Valve Apologizes to Teams After Cancelling First Major of 2022 DPC
It also provided an update on its upcoming plans of an offline event
Following the backlash raised on social media by the Dota 2 esports community over the cancellation of its first major of the 2022 DPC season, Valve has provided an update to its professional teams. The company explained the reasons behind its decision of cancelling the major and its plans of hosting a replacement LAN tournament.
The company also issued an apology note in the email sent to competitive Dota 2 teams. “We should have done a better job of keeping you all in the loop about the risks of the event, and we also should have been more willing to take a different approach earlier to find a way to conclude the first season,” Valve told its competitive players and teams. “We apologize for this.”
The email was sent to teams on Jan. 12 and was posted publicly by Team Secret's Operations Director Matthew "Cyborgmatt" Bailey.
Valve explains why it had to cancel the first major of 2022 DPC
Valve explained in its email that it had cancelled the event due to a number of factors, including health concerns and travel restrictions stemming from the recent upsurge of infections caused by the Omicron variant of the ongoing pandemic.
Moreover, the email indicates that Valve has also had difficulties with tournament organizers, who declined to host the event due to these factors. This is in line with the recent allegations from Aldar Dzhambinov, Hellraisers’ CEO.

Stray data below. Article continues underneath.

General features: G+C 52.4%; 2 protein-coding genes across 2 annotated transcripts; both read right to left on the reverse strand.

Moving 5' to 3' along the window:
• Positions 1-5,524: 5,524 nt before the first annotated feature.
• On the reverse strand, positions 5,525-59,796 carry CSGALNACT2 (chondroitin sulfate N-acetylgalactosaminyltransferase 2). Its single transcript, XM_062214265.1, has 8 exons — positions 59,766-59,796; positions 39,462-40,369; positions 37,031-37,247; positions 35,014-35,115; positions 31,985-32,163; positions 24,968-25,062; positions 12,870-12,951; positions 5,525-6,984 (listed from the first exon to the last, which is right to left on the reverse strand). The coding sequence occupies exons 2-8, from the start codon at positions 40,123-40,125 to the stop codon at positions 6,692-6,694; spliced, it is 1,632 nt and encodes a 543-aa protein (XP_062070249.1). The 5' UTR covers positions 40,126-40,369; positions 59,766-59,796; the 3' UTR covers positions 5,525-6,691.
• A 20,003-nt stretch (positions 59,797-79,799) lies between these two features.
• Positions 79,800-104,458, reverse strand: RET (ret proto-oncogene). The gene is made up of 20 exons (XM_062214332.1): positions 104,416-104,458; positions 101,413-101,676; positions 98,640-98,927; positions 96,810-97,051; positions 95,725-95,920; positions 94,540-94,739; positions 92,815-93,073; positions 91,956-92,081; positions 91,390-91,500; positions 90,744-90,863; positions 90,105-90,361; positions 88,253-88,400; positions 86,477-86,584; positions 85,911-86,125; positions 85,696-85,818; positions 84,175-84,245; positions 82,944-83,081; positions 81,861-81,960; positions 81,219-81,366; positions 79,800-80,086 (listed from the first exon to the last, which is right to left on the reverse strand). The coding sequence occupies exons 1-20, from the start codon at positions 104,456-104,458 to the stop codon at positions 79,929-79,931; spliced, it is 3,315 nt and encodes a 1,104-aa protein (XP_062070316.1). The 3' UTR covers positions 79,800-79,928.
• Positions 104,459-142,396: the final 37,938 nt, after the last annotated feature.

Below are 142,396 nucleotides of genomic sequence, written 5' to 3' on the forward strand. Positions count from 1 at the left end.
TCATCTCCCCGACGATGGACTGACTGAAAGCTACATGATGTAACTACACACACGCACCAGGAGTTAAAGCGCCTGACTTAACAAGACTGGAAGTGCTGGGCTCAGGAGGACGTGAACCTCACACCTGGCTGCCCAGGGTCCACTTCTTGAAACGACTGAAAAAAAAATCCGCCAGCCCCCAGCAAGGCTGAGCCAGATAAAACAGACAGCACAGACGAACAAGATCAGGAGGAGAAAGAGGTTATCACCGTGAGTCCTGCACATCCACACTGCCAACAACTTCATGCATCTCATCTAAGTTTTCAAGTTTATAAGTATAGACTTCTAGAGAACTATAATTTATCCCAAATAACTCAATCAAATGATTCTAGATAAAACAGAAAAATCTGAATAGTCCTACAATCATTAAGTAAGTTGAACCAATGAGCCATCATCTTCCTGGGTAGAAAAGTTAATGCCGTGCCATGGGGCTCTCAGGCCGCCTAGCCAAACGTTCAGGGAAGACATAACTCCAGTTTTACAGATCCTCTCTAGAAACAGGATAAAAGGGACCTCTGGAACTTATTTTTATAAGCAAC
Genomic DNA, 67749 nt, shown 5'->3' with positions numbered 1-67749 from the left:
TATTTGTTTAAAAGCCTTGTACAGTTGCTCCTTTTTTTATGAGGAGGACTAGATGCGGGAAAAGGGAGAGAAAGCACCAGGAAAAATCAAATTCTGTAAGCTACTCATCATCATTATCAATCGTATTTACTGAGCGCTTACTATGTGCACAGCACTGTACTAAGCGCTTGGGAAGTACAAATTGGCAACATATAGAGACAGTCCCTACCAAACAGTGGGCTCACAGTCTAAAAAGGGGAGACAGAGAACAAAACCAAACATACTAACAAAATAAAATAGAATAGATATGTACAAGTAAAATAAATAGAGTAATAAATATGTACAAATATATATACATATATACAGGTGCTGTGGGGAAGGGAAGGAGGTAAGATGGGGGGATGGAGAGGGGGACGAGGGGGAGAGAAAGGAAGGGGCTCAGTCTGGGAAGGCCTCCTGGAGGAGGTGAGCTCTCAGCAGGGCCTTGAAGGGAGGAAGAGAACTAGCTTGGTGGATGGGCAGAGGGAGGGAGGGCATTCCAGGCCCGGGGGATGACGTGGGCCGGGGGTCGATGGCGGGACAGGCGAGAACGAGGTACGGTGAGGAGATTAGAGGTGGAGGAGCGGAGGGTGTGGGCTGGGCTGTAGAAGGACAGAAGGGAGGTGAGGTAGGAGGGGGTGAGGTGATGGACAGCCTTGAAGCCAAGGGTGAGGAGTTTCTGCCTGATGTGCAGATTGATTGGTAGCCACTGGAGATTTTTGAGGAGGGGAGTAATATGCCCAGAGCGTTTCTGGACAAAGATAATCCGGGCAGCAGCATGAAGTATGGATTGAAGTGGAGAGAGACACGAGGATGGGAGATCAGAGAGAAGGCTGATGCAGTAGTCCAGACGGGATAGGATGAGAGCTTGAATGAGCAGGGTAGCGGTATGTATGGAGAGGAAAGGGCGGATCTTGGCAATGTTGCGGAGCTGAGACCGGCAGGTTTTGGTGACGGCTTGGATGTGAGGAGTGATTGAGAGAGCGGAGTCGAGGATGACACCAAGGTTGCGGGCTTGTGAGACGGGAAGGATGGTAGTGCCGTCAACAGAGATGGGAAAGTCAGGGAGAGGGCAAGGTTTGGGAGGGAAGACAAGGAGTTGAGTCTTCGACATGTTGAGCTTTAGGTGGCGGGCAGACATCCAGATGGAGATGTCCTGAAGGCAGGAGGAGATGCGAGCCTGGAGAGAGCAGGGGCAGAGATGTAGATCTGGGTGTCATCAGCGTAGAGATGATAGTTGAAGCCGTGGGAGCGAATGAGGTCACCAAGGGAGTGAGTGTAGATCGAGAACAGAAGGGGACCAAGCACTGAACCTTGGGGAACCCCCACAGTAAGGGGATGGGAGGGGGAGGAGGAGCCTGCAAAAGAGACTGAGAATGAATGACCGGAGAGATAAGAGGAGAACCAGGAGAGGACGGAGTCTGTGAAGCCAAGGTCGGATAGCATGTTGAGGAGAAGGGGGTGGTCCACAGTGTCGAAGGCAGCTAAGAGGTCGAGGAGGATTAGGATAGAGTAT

However, despite cancelling the first major of the season thanks to health, travel and logistical constraints caused by the pandemic amongst other factors, Valve has stated that it is currently working toward “bringing everyone together in one location” and hosting an offline event.
Valve is yet to address systemic communication issues
However, Valve did not update fans and competitive teams on other issues that were brought up by esports players including Quinn "Quinn" Callahan and Maurice "KheZu" Gutmann. Most of the criticism that was brought up yesterday was focused on Valve’s lack of communication and its impact on the stability of the competitive scene.
Several prominent personalities including Owen “ODPixel” Davies also questioned Valve on what it planned to do with its $500K USD prize pool that would have gone to teams competing at the first major of the 2022 DPC. However, Valve has not yet commented on it.
Perhaps hiring a community manager would help Valve’s interactions with players, teams and fans allowing them to effectively communicate with the ecosystem.
The regional leagues of the first season of DPC 2021/22 will come to a close on Jan. 23 when China’s final matches conclude. The second season is currently scheduled to resume on Mar. 14, giving Valve close to two months to carve out a solution for its professional teams whether it be through a replacement offline event or through other smaller tournaments.